Two days before our wedding, as my mom’s living room filled with half-finished (okay, really they were half-started) wedding projects, and the amount of time we had to finish said projects dwindled, Michael and I did one of the best things we could do for our wedding: we scrapped most of them. Those table runners we were going to make turquoise and gold? Yeah, no. The votives we were going to spray paint orange? Whoops. It was hard letting go of my beloved projects at first (they were going to look so good). But once the decision was made? Goodbye and good riddance (with maybe just a few tears. DIY grief is real).
Earlier this week, I was talking with a friend about the joy of canceling plans. While I try not to bail on friends and loved ones on the regular, there is the rare occasion where I’m just stretched too thin, too close to the brink, and I have to make the call (cough, send the text) that goes, “I really wanted to do this, but can we reschedule?” It’s uncomfortable, and for a brief moment I feel like the world’s most inconsiderate person. But then comes the wash of relief, as I realize how much more time I have left to do the eight hundred things I probably should have finished already.
Scrapping wedding projects is a little like that, except you get to multiply your level of relief by however many guests you have, or how many tables need decorating. And sure crossing things off your list because you abandoned them might not grant the same level of accomplishment as crossing things off your list because you actually finished them. But at the end of the day? You’ve got exactly the same number of things left to do. And the former takes considerably less time than the latter.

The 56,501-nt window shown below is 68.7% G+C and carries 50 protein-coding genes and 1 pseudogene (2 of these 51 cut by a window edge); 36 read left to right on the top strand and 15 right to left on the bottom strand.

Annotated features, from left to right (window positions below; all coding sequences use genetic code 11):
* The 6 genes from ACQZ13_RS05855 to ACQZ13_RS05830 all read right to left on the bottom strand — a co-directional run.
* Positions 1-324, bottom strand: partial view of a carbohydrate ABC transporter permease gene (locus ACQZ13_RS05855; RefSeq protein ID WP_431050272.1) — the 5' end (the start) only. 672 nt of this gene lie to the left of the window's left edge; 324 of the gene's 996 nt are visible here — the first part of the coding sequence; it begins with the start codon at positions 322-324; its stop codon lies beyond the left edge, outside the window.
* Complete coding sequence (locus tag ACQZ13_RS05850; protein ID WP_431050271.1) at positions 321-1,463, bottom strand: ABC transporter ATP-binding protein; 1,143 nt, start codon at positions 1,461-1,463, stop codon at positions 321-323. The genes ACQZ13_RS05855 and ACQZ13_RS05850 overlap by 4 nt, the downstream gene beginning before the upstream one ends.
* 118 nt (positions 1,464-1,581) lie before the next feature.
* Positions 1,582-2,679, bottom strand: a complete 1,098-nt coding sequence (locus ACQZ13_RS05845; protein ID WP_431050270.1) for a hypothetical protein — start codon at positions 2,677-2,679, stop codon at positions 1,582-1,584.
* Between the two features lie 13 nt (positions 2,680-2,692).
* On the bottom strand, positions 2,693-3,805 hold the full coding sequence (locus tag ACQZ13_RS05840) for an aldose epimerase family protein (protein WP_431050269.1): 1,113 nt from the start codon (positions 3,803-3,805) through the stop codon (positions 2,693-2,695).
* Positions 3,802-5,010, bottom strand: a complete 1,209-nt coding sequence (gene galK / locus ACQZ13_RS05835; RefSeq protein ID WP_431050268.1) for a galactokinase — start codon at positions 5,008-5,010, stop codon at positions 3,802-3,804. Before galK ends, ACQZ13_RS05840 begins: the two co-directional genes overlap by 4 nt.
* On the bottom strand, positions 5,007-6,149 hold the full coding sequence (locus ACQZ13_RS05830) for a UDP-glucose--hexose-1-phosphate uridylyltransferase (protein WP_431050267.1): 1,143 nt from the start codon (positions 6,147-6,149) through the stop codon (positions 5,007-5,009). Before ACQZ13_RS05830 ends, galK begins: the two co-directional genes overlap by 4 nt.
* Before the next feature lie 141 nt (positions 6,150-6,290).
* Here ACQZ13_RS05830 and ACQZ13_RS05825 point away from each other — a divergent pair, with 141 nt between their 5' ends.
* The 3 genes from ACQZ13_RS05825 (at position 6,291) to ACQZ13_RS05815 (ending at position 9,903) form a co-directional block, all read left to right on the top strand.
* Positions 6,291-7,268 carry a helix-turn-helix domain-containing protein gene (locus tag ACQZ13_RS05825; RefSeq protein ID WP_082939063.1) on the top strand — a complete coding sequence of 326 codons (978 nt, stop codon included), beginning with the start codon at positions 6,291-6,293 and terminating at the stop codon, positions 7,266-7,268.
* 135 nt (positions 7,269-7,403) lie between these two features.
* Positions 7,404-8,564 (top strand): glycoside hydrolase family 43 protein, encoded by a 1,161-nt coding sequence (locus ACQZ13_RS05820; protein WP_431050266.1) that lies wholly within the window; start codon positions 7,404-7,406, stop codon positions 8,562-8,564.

But for all the relief that comes with hacking your to-do list, it’s a little sad that no will ever know about that epic, awesome, totally original idea you had. And also, nobody celebrates with you when you scrap a project that was never going to happen (rude). But dammit, self-preservation warrants celebration (especially when it comes to weddings), and you should be able to celebrate the things you didn’t do just as hard as you celebrate the things you did do.
So while everyone else is asking you how much you’ve gotten done for the wedding, today’s open thread is all about what you haven’t you done (and have no plans to do). The killer project that got left in the dust when you realized it would require not sleeping for your whole engagement. The thing it turned out was easier to just buy. Today let’s toast to downsizing and pat ourselves on our backs for being smart enough to realize when it’s just not going to happen. (Hopefully further out than two days before your wedding. Don’t be like me.) And while we’re celebrating, I won’t stop you from telling each other how awesome that project would have been, still is, even if it isn’t happening. Because it totally would have been. If only there was enough time…
What was that killer idea that was never meant to be? What is the proverbial “white whale” of wedding planning goals?